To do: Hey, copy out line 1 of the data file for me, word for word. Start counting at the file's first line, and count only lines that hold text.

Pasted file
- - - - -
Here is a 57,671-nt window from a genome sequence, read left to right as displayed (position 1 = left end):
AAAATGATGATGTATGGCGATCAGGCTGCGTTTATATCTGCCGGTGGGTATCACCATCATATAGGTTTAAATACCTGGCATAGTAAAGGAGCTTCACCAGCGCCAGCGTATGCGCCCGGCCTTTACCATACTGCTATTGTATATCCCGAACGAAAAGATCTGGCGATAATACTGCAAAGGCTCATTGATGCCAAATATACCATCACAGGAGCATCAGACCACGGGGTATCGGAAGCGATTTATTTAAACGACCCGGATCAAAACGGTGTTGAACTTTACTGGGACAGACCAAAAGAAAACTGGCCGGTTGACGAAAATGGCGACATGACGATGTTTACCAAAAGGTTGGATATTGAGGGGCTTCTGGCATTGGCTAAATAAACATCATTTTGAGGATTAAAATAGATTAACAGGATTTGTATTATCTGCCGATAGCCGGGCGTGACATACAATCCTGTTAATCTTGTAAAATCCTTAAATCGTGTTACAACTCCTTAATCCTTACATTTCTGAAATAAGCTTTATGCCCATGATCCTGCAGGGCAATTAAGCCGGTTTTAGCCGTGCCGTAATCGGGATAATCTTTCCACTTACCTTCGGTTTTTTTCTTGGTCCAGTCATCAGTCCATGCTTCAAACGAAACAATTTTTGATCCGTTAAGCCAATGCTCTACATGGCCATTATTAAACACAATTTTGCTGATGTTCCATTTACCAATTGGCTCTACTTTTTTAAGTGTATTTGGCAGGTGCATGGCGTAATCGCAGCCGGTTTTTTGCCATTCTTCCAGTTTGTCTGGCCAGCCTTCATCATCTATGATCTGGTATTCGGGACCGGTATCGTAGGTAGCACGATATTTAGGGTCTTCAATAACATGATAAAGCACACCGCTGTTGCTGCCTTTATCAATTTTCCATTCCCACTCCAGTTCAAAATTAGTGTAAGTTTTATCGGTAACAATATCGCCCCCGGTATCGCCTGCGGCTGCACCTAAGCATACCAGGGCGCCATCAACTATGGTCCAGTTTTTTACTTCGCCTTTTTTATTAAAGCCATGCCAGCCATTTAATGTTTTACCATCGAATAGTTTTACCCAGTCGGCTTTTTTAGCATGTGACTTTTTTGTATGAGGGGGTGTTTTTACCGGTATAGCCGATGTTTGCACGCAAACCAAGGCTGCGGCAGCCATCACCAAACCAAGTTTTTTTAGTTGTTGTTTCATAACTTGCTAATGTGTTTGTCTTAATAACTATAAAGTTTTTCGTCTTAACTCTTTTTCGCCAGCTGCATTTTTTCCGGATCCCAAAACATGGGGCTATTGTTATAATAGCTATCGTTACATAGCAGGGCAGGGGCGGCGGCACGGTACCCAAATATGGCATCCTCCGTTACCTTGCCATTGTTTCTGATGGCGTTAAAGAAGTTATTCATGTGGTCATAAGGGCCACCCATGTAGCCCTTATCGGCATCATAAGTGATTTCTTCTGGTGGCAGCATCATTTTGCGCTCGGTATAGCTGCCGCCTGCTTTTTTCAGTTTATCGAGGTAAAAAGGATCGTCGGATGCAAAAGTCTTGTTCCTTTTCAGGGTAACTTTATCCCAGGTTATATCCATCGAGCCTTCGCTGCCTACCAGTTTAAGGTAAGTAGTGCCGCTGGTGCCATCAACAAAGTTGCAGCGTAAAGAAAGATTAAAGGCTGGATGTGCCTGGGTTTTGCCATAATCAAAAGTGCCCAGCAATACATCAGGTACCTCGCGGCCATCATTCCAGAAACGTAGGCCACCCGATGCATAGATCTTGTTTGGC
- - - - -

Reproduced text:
Here is a 57,671-nt window from a genome sequence, read left to right as displayed (position 1 = left end):